Is Hollister Ranch For You?
Hollister Ranch is unique among property developments along the
coast of California. Buyers of the 100 acre parcels are advised
to be completely aware of all of the aspects and characteristics
of Hollister Ranch.
The Covenants, Conditions and Restrictions (CC&Rs) of the Hollister
Ranch Owners' Association (HROA) are very complete and specific. Unlike
other planned developments with CC&Rs, the Hollister Ranch CC&Rs
are enforced vigorously and equally. Intended to retain the natural
beauty that has been lost in other parts of the California beach front,
these controlling factors are embraced by some, but not all, who are
looking for coastal acreage.
If you are willing to live within the protective CC&Rs in order
to be assured that the areas surrounding your property will not be
insensitively developed and utilized, Hollister Ranch could be just
what you are looking for. However, some who buy large acreage want
complete control with what they may do with their property and are
not concerned with the impact of neighboring development. If this
is your philosophy, the Hollister Ranch may not be for you.
Hollister Ranch Design Committee
Since the beginning of the Hollister Ranch community the Hollister
Ranch Design Committee has been very effective in retaining the coastal
California cattle ranch ambiance that existed prior to subdivision
in 1971. Guided by extensive rules, owners and professional architects
comprise the Design Committee, and they review all development with
an eye toward protection of the natural environment.
"The owners of Hollister Ranch respect the beauty and the serenity of
this unique coastal ranch. They realize that it is their common good to preserve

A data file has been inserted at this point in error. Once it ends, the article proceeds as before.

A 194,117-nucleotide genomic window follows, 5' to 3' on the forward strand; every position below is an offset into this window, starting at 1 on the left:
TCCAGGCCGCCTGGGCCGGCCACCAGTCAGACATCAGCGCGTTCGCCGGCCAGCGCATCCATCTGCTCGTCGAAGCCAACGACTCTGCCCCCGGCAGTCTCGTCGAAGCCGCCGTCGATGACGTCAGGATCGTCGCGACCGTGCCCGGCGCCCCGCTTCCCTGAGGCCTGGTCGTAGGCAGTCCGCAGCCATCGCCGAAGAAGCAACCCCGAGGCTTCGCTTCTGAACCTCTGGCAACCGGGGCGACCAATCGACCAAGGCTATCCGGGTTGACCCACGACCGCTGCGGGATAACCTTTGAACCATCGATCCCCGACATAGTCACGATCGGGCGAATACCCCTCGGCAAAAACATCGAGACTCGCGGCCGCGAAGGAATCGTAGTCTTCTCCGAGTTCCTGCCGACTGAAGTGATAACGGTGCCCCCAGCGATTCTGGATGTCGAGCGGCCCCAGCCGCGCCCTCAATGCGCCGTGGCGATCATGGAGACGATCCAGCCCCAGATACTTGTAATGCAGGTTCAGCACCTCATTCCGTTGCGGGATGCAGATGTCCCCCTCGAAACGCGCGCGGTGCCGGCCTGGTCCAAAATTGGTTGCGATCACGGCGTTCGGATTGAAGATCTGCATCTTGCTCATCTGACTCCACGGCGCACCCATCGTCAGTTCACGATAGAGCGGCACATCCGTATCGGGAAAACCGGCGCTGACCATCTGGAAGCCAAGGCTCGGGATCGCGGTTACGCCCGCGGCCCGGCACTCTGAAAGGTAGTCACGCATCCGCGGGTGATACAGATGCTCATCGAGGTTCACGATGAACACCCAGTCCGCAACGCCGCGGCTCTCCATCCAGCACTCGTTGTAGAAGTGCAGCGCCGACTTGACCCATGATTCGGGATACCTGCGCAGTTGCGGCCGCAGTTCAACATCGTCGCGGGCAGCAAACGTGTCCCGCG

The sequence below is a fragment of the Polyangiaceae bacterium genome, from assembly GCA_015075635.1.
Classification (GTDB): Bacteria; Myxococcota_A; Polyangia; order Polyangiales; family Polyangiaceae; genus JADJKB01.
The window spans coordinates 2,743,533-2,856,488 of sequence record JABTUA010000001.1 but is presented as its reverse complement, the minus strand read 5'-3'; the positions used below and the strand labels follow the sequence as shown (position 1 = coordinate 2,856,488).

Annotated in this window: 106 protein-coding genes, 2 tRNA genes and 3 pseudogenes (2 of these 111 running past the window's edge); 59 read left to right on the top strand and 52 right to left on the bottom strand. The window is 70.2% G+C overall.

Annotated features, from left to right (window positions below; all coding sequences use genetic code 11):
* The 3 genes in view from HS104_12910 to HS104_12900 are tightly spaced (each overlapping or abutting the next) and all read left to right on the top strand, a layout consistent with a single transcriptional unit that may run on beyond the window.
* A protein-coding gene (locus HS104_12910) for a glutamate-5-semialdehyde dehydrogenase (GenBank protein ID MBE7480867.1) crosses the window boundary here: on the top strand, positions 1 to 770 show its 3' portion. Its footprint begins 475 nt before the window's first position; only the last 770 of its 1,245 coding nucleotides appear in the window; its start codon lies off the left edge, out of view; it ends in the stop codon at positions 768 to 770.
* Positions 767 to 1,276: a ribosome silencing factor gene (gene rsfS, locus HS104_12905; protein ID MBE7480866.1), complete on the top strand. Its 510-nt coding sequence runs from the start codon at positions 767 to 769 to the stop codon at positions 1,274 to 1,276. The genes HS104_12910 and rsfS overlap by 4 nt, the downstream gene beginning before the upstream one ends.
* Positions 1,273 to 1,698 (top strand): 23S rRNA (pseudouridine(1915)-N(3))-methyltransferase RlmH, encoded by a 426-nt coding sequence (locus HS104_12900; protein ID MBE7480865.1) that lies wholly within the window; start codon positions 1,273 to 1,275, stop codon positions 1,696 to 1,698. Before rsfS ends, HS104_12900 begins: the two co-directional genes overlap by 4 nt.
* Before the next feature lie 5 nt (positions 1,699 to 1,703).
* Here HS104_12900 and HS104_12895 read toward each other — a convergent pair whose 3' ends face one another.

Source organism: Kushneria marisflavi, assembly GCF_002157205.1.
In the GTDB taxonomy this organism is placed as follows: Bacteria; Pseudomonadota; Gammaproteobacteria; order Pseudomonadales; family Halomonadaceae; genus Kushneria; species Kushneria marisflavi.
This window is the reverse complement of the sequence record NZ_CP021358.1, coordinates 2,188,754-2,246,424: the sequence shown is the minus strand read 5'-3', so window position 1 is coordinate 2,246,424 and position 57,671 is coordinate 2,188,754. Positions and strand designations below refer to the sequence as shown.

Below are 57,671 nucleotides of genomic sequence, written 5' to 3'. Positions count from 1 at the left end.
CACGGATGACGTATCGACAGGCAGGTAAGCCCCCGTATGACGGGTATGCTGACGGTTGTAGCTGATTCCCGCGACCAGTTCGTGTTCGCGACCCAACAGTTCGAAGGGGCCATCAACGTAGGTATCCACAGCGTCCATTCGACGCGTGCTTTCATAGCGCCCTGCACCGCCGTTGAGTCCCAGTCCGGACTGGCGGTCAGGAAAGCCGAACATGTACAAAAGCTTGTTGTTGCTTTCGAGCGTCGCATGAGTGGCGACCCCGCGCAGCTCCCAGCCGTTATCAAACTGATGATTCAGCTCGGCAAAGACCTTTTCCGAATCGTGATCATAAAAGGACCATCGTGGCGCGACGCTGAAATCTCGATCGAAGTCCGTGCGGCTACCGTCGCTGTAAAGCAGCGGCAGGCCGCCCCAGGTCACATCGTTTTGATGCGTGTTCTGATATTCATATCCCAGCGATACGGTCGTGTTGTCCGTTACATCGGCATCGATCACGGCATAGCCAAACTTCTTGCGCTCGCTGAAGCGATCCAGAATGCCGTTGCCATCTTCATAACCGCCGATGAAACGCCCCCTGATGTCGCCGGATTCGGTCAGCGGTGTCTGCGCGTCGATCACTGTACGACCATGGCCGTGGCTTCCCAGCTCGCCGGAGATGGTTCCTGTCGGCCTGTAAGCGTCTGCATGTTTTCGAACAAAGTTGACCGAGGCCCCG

the natural advantages of this unspoiled environment, and that by so doing,
the enjoyment of the Hollister Ranch may be shared by the future owners and
their visitors for years to come. There is a strong desire to encourage freedom
of individual expression in the preservation of the land and the development
of building, limited only to those 'protections' which preserve the character
of the land. The Hollister Ranch Owners Association Declaration of Restrictions,
Covenants and Conditions has assigned the task of administering these environmental
controls to the Hollister Ranch Design Committee (HRDC)." (HRDC Rules,
"The goals of the HRDC are: 1. To assist the Ranch owners in developing
their parcels in conjunction with the preservation, protection and enhancement
of the natural environment of the Hollister Ranch. 2. To promote high standards
of architectural and landscape design, and the construction of improvements
that are sympathetic to and harmonious with the surrounding environment and
are aesthetically pleasing. 3. To encourage the protection of public and private
views." (HRDC Rules, Section 1.3)
Santa Barbara County zoning prohibits any further subdivision of Hollister
Ranch parcels and permits agricultural and residential use ONLY of
property at Hollister Ranch. Hollister Ranch owners appreciate these
limitations. They anticipate increased value not through subdivision
but due to the fact that Hollister Ranch will eventually be the only
natural part of the California coast to remain in tact.
The Hollister Ranch CC&Rs limit the number of owners of a Hollister
Ranch parcel to 12 individuals, and those 12 individuals can be part
of no more than 3 separate families. Without prior approval of the
board of directors, each parcel is limited to no more than 12 guests
per day. Hollister Ranch owners understand that large numbers of people
have a negative impact on a natural environment including the presence
of wildlife. The limits on the number of people is the reason why
one will find more shorebirds and marine mammals at Hollister Ranch
than at the nearby state beach parks.
As a private, gated community, the HROA is obligated to maintain the
entire 100+ mile common road system within the Ranch. A portion of
each parcel's monthly assessments is allocated towards the maintenance